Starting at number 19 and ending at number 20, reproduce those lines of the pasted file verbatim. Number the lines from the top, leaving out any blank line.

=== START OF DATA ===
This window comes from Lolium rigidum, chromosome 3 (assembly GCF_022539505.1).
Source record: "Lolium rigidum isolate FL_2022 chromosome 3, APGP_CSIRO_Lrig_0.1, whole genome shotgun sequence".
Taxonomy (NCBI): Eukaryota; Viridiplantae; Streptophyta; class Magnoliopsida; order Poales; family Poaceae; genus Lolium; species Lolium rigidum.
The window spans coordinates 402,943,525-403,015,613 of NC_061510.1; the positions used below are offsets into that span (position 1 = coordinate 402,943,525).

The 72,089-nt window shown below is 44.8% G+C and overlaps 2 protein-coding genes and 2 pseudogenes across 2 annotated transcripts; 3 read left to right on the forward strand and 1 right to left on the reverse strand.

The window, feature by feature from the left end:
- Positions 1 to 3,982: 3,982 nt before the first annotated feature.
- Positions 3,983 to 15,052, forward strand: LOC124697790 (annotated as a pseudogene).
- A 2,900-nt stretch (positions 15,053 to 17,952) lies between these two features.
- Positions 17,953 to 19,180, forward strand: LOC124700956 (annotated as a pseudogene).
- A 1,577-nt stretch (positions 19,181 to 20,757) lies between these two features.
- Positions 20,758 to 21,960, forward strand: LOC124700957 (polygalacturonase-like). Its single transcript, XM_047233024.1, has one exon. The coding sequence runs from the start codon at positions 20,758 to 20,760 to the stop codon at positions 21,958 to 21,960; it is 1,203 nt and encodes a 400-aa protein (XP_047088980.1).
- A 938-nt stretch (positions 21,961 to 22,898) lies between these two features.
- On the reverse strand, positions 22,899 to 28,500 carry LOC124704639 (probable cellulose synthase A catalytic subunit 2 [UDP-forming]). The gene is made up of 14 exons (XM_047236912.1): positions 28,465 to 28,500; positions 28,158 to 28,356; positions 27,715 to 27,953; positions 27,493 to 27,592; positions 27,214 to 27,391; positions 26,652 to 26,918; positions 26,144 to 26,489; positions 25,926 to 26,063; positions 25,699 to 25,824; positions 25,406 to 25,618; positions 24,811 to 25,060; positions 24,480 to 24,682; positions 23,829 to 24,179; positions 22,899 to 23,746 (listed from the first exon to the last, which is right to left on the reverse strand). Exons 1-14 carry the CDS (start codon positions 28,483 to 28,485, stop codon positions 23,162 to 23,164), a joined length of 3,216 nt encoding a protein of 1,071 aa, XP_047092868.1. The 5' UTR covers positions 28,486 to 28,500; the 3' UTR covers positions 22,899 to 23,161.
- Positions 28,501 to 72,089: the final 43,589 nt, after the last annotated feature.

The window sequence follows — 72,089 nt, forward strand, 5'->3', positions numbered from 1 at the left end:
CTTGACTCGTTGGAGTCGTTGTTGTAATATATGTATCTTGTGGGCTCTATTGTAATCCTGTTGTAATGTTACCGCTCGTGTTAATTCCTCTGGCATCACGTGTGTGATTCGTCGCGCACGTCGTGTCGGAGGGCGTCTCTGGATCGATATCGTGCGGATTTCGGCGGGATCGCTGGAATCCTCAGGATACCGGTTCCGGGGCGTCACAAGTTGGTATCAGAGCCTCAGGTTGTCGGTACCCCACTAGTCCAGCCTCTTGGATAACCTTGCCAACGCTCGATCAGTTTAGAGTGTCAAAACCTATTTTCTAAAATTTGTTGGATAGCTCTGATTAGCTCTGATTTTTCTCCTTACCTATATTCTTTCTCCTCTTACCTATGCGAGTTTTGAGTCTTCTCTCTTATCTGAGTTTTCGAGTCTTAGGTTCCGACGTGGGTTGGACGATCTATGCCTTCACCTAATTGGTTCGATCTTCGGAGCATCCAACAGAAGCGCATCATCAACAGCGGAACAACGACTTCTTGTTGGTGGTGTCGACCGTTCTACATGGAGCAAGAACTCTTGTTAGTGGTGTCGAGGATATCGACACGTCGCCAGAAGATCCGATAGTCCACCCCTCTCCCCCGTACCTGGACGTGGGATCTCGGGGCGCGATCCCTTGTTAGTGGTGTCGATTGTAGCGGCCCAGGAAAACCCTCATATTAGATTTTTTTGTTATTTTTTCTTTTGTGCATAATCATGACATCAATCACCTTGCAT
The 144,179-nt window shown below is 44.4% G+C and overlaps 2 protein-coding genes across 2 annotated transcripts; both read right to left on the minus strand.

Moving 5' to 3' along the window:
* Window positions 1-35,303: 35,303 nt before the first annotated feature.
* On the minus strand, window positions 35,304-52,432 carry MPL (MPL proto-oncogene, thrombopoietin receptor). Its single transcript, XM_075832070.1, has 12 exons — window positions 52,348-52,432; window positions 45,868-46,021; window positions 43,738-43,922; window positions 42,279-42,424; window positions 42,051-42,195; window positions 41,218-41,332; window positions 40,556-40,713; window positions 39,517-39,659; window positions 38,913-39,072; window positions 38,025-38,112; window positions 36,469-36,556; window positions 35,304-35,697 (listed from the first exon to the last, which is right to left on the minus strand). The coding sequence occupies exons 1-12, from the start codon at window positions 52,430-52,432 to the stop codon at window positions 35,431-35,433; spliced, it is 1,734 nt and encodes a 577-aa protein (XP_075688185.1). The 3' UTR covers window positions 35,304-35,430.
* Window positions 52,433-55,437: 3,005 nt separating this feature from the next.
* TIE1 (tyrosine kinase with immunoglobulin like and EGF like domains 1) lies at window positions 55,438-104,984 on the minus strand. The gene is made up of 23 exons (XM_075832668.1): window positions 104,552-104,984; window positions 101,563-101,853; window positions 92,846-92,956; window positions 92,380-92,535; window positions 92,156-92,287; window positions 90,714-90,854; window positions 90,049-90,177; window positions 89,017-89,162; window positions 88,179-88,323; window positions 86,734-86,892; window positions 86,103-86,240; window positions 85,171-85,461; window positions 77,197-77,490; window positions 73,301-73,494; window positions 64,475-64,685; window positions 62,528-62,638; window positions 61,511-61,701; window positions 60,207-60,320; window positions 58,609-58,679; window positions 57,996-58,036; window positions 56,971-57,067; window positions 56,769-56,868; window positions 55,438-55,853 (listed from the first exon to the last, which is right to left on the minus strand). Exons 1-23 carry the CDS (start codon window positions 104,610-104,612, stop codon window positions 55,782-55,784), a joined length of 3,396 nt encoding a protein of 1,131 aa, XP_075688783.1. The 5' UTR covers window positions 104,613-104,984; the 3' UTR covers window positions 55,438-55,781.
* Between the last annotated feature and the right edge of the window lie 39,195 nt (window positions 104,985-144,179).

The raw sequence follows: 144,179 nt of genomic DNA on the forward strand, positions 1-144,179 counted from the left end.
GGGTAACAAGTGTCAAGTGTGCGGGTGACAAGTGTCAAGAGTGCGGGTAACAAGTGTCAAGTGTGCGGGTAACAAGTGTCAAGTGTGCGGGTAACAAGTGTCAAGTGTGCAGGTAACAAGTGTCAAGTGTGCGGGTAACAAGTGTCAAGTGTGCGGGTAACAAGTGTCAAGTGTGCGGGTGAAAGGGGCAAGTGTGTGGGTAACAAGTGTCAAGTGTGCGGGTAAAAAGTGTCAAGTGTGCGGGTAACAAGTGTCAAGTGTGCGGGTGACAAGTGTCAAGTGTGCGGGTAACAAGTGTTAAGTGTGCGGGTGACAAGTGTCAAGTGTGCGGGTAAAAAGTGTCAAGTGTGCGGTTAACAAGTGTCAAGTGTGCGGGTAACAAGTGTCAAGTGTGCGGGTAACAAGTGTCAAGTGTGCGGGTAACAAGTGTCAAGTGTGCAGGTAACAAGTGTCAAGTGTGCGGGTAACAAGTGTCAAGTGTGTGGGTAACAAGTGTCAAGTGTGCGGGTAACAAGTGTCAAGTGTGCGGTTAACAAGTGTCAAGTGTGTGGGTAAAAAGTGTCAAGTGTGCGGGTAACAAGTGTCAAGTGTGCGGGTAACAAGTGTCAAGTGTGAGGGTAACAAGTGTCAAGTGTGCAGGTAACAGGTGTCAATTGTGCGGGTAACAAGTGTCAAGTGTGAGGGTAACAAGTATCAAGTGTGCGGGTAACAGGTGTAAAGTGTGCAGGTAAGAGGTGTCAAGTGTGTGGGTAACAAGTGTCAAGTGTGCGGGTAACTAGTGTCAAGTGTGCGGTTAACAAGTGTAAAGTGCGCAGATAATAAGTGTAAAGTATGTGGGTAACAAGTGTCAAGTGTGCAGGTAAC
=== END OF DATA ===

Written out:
Moving 5' to 3' along the window:
* Window positions 1-35,303: 35,303 nt before the first annotated feature.